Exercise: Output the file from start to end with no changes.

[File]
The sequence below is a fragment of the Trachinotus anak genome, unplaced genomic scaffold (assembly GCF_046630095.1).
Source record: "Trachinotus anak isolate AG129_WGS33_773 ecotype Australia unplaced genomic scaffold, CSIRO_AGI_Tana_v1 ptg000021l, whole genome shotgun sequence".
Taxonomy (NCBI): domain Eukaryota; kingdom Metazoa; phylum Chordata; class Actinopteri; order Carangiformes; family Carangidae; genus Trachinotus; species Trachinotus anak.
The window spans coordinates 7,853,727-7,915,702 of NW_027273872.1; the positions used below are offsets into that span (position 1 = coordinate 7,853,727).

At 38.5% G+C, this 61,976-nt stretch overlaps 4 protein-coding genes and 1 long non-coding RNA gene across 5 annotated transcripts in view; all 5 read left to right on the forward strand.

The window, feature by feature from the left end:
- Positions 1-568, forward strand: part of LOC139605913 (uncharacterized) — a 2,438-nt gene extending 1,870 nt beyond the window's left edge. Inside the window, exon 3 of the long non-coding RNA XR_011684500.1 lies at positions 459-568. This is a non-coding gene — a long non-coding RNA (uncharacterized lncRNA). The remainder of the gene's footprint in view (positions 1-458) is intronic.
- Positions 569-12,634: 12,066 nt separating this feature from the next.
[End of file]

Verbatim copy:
The sequence below is a fragment of the Trachinotus anak genome, unplaced genomic scaffold (assembly GCF_046630095.1).
Source record: "Trachinotus anak isolate AG129_WGS33_773 ecotype Australia unplaced genomic scaffold, CSIRO_AGI_Tana_v1 ptg000021l, whole genome shotgun sequence".
Taxonomy (NCBI): domain Eukaryota; kingdom Metazoa; phylum Chordata; class Actinopteri; order Carangiformes; family Carangidae; genus Trachinotus; species Trachinotus anak.
The window spans coordinates 7,853,727-7,915,702 of NW_027273872.1; the positions used below are offsets into that span (position 1 = coordinate 7,853,727).

At 38.5% G+C, this 61,976-nt stretch overlaps 4 protein-coding genes and 1 long non-coding RNA gene across 5 annotated transcripts in view; all 5 read left to right on the forward strand.

The window, feature by feature from the left end:
- Positions 1-568, forward strand: part of LOC139605913 (uncharacterized) — a 2,438-nt gene extending 1,870 nt beyond the window's left edge. Inside the window, exon 3 of the long non-coding RNA XR_011684500.1 lies at positions 459-568. This is a non-coding gene — a long non-coding RNA (uncharacterized lncRNA). The remainder of the gene's footprint in view (positions 1-458) is intronic.
- Positions 569-12,634: 12,066 nt separating this feature from the next.